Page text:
The predicted model of C. albicans CYP51 protein and its three dimensional coordinate file in PDB format were successfully obtained from I-TASSER. The results obtained from server includes predicted secondary structure with confidence score (range 0 to 9), predicted solvent accessibility, five predicted structures with C-score, top ten template from PDB used in alignment, top ten PDB structural analogs, functional analogs protein, and binding site residues. Model 1 (Figure 3) was selected as best predicted model with C-score 1.30, TM-score 0.89 ± 0.07, and RMSD 4.7 ± 3.1 Å. C-score with higher value reflect a model of better quality [18].

cheminformatics-Three-dimensional

Figure 3: a) Three dimensional structure of C. albicans CYP51 protein predicted by I-TASSER. b) Alignment of query protein (cyan) with structural analog (green) 4lxjA in PDB library

Top ten threading templates for query protein sequence were identified by LOMETS meta-server (Table 1). The threading alignment is generally estimated by normalized Z-score. However, a normalized Z-score >1 value reflect a confident alignment but in case of small alignment of large query sequence, it does not give significant indication of modeling accuracy. Then percentage sequence identity in the threading aligned region (Iden1) and in the whole chain (Iden2) considered for the good homology (Table 1). The structural alignment program, TM-align, identified 4lxjA in PDB library as best structural analog of the top scoring model of I-TASSER with the TM-score of 0.975 (Table 2). The ligand binding site of Model 1 was predicted and aligned with the template (best hit 3juvA) binding site by TM-align. The binding score (BS) and confidence score of ligand binding (CscoreLB) for predicted binding site with template (3juvA) were measured as 1.38 and 0.73. The BS score is based on structure similarity between binding site of template and predicted model of I-TASSER. The BS score >1 and CscoreLB >0.5 indicates more reliable ligand binding site prediction [18].

Rank PDB Hit Iden1 Iden2 Cov. Z-score
1 4k0fA 0.65 0.64 0.98 4.09
2 4k0fA 0.65 0.64 0.98 4.45
3 1e9xA 0.27 0.25 0.84 4.11
4 4k0fA 0.64 0.64 0.98 5.06
5 1e9xA 0.27 0.25 0.85 3.31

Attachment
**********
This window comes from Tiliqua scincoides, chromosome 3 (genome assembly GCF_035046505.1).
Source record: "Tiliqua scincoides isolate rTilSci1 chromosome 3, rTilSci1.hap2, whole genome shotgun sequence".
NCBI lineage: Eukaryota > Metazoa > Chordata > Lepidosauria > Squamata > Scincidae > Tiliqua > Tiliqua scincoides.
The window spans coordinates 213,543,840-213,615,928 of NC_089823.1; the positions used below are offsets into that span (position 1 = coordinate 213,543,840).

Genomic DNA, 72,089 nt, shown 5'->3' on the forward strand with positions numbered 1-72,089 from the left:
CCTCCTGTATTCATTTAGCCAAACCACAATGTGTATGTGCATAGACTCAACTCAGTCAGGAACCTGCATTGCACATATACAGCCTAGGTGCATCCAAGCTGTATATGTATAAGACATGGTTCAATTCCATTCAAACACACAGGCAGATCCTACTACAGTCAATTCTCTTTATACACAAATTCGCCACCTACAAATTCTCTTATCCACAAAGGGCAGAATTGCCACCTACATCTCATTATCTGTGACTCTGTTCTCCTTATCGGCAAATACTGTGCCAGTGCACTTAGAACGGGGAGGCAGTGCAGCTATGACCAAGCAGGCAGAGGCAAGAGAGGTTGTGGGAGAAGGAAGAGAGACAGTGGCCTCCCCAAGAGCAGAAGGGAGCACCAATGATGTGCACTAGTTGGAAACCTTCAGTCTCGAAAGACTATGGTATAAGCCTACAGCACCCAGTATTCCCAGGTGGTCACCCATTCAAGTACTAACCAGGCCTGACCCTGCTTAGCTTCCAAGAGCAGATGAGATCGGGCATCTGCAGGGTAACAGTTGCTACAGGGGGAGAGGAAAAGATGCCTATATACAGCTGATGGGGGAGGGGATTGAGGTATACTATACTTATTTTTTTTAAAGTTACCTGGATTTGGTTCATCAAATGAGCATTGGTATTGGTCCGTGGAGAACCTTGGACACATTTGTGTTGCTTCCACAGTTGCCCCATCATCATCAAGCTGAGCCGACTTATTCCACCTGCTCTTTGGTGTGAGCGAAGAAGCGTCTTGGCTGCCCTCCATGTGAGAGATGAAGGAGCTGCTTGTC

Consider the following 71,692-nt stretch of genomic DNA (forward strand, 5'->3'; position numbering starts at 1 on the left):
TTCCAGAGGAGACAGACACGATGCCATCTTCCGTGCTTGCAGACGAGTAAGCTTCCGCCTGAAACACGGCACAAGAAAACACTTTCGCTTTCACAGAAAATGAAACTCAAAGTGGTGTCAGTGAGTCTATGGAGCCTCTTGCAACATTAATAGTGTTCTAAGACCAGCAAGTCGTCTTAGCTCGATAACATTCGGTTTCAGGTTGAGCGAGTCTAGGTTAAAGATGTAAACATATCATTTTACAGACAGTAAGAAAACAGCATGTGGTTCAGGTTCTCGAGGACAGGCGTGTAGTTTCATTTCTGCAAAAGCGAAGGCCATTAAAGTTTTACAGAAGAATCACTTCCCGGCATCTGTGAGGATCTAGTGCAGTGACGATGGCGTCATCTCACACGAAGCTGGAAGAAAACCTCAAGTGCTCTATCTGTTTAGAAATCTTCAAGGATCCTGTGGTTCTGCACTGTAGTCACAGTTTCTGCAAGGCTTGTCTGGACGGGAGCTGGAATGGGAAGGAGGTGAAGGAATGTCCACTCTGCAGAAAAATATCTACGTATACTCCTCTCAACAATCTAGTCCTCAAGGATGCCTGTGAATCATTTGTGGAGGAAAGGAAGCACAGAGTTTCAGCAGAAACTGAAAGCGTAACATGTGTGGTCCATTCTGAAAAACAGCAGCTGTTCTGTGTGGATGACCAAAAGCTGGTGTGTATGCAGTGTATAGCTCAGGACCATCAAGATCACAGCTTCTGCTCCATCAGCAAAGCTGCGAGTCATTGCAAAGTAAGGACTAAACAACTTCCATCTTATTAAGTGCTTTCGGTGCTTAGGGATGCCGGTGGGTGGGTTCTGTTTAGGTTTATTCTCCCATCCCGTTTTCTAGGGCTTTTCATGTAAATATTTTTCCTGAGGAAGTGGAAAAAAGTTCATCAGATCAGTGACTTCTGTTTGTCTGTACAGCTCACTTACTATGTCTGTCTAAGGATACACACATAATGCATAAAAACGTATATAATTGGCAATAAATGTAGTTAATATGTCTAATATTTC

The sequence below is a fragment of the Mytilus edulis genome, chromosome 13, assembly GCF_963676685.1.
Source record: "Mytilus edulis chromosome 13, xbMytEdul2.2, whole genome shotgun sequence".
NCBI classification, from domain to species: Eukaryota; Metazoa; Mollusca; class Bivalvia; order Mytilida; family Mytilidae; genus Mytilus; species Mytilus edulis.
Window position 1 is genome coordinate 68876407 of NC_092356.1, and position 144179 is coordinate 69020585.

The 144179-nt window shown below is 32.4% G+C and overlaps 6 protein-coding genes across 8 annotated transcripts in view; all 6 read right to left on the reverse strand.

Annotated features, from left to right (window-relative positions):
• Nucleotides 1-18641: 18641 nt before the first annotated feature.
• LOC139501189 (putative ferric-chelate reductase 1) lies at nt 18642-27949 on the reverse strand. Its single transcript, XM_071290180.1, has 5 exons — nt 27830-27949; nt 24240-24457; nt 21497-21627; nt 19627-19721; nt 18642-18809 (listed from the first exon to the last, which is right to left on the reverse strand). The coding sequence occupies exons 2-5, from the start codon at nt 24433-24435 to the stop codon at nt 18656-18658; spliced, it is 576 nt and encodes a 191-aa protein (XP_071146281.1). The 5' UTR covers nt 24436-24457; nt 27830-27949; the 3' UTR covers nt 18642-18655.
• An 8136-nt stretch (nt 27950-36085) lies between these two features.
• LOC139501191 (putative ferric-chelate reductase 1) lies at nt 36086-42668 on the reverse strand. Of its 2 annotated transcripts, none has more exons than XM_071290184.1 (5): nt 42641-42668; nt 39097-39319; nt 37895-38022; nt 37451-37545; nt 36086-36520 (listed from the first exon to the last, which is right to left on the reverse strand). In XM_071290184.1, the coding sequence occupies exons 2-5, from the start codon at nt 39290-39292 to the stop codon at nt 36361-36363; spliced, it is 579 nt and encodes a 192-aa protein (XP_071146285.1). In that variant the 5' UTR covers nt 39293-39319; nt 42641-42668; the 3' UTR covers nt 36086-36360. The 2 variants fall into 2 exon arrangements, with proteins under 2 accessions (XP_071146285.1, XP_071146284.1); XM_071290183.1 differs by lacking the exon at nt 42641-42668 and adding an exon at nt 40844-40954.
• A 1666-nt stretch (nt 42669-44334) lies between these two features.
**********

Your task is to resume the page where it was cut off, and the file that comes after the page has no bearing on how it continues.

6 4k0fA 0.64 0.64 0.98 3.74
7 4k0fA 0.64 0.64 0.98 3.68
8 4lxjA 0.64 0.64 0.98 1.85
9 4k0fA 0.64 0.64 0.98 5.98
10 4k0fA 0.65 0.64 0.98 6.72

Table 1: Top ten templates used by I-TASSER for threading alignment. Iden1 is the percentage sequence identity of the template used by I-TASSER. Iden2 is the percentage sequence identity of the whole template chain with query sequence. Cov. represents the coverage of the threading alignment and is equal to the number of aligned residues divided by the length of query protein.

Rank PDB Hit TM-score RMSDa IDEN Cov.
1 4lxjA 0.975 0.85 0.642 0.985
2 3jusB 0.805 2.02 0.396 0.841
3 2x2nD 0.775 2.31 0.295 0.826
4 2wuzB 0.772 2.22 0.313 0.822
5 1tqnA 0.762 3.27 0.177 0.854
6 1bu7B 0.751 3.04 0.145 0.835
7 2ve3A 0.745 2.86 0.196 0.818
8 1n6bA 0.741 3.20 0.168 0.835
9 2vn0A 0.740 3.27 0.161 0.837
10 2hi4A 0.736 3.58 0.175 0.849

Table 2: Top ten structural analogs in PDB identified by TM-align. RMSDa is the RMSD between residues that are structurally aligned by TM-align. IDEN is the percentage sequence identity in the structurally aligned region. Cov. represents the coverage of the alignment by TM-align and is equal to the number of structurally aligned residues divided by length of the query protein.

Code Binding energy (kcal/mol) RMSD Code Binding energy (kcal/mol) RMSD
CT-01 −8.4 0 CT-10 −8.4 0
CT-02 −9.1 0 NT-01 −9.1 0
CT-03 −8.7 0 NT-02 −9.7 0
CT-04 −8.4 0 NT-03 −9.8 0
CT-05 −8.7 0 NT-04 −8.7 0
CT-06 −7.4 0 NT-05 −9.4 0
CT-07 −8.6 0 NT-06 −8.9 0
CT-08 −8.3 0 NT-07 −9.1 0
CT-09 −8.9 0 NT-08 −9.3 0
FLC −8.6 0